But then, with his eyes glowing in excitement as he narrates, his teacher discussed the results of the test.

He says the teacher aired his frustration that only one of the 30 students barely passed.

Then all of a sudden, Tun Frank says, it dawned on him it was he whom the teacher was referring to.

That incident, Tun Frank says, afforded him the courage and the confidence to face life’s challenges — that he can make it.
(To be continued)


The Frank and Fe Cepeda Story Part II:
Two peas in a pod

By Alexie Villegas Zotomayor

IT’S a phone call he received at Andersen Air Base one night 50 years ago that changed his life.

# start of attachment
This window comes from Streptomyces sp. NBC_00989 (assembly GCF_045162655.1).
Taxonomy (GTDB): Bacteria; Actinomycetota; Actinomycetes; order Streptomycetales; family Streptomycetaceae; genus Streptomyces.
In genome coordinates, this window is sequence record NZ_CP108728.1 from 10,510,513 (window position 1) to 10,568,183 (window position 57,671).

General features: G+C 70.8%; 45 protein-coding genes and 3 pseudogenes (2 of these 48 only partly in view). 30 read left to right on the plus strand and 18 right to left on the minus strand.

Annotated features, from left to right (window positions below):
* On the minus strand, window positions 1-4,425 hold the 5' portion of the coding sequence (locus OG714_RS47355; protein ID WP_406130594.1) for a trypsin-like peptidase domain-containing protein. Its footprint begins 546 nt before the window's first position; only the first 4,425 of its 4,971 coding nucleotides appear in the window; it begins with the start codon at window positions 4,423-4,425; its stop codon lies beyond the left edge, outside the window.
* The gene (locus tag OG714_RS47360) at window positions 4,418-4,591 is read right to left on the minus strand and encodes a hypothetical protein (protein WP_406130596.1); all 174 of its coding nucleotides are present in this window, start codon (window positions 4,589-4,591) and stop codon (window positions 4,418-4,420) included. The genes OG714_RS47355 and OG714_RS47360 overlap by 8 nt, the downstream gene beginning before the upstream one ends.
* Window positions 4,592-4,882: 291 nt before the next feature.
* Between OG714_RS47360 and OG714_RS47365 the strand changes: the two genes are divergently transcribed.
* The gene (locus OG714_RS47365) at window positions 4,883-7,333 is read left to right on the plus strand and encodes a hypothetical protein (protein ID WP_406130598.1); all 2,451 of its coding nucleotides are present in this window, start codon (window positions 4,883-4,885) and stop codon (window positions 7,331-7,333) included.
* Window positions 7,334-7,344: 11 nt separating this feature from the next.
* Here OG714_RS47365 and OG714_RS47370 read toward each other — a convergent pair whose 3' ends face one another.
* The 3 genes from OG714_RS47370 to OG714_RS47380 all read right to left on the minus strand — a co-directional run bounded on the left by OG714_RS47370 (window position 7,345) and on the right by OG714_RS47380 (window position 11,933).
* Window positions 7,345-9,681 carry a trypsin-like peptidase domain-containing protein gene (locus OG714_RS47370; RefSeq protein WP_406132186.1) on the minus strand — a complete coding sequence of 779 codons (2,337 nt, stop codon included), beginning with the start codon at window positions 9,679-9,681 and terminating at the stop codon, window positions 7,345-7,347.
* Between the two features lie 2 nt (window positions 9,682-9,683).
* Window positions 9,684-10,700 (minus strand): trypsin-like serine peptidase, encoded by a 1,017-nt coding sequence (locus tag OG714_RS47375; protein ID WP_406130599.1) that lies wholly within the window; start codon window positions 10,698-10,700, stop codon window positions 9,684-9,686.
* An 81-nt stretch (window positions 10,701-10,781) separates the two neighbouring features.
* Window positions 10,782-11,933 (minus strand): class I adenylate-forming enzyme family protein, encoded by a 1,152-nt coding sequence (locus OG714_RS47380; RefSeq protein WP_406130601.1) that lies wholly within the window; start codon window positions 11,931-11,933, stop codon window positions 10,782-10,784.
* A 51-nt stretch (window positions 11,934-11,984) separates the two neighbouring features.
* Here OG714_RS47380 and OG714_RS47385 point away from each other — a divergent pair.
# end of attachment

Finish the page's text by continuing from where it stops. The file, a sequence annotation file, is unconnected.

“One night, I received a call in Andersen. One of the ladies — Rose Naputi — says,

‘You know Fe is saying she loves you,’” recalls Tun Frank of how he found out about
Fe Luz Ada’s inchoate feelings for him.

He tells Variety that he and Fe had an opportunity to talk about it the day after that revelation.

With joy in his eyes, Tun Frank remembers the day he and Fe sat at the back of Joe Lifoifoi’s car.

He says he broke the silence and had the courage to ask Fe, “Is that true what Rose was telling me?”

And there was a nod that prompted Tun Frank to ask, “Prove it.”

And there goes that first kiss that will remain indelible in Tun Frank’s memory.

Now, 50 years hence, Tun Frank admits he owes it to Joe Lifoifoi if not for his lending him his car he wouldn’t have known Fe’s true feelings for him.

Both are convinced that they are meant for each other.